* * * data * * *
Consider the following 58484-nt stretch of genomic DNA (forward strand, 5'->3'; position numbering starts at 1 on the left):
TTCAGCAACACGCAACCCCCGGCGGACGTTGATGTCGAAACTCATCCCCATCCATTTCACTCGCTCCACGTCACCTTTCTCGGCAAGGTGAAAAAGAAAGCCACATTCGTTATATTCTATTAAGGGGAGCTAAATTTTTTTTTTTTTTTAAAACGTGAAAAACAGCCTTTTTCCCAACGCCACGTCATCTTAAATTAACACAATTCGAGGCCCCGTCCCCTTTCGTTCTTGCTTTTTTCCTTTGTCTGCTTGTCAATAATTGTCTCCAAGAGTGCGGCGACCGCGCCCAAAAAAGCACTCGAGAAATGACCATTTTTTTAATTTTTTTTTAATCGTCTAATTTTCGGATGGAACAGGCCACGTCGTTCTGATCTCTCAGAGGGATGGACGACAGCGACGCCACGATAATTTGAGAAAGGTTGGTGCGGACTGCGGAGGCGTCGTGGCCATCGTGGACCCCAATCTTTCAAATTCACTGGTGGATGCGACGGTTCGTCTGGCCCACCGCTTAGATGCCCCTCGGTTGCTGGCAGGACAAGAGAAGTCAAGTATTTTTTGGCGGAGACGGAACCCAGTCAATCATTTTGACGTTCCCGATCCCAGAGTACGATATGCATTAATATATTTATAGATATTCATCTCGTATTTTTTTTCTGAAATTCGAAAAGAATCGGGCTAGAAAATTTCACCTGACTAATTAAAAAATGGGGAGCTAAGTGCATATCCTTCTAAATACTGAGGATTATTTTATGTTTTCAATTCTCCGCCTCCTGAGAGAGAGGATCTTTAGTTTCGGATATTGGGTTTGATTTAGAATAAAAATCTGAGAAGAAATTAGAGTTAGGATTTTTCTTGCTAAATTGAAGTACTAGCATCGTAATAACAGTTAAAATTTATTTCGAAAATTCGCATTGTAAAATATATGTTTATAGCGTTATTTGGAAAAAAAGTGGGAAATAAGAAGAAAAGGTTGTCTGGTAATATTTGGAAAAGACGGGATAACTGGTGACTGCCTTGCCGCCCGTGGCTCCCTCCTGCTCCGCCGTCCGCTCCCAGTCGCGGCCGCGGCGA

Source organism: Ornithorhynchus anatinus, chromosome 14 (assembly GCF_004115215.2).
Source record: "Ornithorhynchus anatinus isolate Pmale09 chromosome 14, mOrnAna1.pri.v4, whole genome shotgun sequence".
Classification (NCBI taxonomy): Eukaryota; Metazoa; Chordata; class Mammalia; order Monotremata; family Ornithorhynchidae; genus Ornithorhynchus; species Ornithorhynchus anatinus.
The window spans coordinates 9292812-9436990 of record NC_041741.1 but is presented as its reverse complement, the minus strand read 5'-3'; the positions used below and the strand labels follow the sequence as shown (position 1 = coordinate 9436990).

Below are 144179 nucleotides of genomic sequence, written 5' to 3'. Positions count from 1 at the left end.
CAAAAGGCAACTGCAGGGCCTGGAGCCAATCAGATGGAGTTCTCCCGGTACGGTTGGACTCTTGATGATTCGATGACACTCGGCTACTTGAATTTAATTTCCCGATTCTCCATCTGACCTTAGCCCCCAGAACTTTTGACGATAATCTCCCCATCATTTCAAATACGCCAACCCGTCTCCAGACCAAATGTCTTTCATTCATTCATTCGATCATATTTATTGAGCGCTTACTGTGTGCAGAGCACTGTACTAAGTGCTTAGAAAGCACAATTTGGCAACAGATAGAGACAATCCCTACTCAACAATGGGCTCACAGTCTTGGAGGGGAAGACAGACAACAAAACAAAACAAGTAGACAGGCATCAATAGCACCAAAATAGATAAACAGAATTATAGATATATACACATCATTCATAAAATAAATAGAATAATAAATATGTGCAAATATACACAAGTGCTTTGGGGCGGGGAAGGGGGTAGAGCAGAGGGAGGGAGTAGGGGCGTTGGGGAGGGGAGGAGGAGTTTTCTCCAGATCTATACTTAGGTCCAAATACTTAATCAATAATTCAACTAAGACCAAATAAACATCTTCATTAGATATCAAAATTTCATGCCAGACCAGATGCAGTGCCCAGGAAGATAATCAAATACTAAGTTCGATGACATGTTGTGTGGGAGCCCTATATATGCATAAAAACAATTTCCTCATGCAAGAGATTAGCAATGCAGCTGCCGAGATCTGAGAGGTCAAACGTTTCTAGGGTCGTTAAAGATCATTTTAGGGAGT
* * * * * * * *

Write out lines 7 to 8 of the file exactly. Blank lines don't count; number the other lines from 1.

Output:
Below are 144179 nucleotides of genomic sequence, written 5' to 3'. Positions count from 1 at the left end.
CAAAAGGCAACTGCAGGGCCTGGAGCCAATCAGATGGAGTTCTCCCGGTACGGTTGGACTCTTGATGATTCGATGACACTCGGCTACTTGAATTTAATTTCCCGATTCTCCATCTGACCTTAGCCCCCAGAACTTTTGACGATAATCTCCCCATCATTTCAAATACGCCAACCCGTCTCCAGACCAAATGTCTTTCATTCATTCATTCGATCATATTTATTGAGCGCTTACTGTGTGCAGAGCACTGTACTAAGTGCTTAGAAAGCACAATTTGGCAACAGATAGAGACAATCCCTACTCAACAATGGGCTCACAGTCTTGGAGGGGAAGACAGACAACAAAACAAAACAAGTAGACAGGCATCAATAGCACCAAAATAGATAAACAGAATTATAGATATATACACATCATTCATAAAATAAATAGAATAATAAATATGTGCAAATATACACAAGTGCTTTGGGGCGGGGAAGGGGGTAGAGCAGAGGGAGGGAGTAGGGGCGTTGGGGAGGGGAGGAGGAGTTTTCTCCAGATCTATACTTAGGTCCAAATACTTAATCAATAATTCAACTAAGACCAAATAAACATCTTCATTAGATATCAAAATTTCATGCCAGACCAGATGCAGTGCCCAGGAAGATAATCAAATACTAAGTTCGATGACATGTTGTGTGGGAGCCCTATATATGCATAAAAACAATTTCCTCATGCAAGAGATTAGCAATGCAGCTGCCGAGATCTGAGAGGTCAAACGTTTCTAGGGTCGTTAAAGATCATTTTAGGGAGT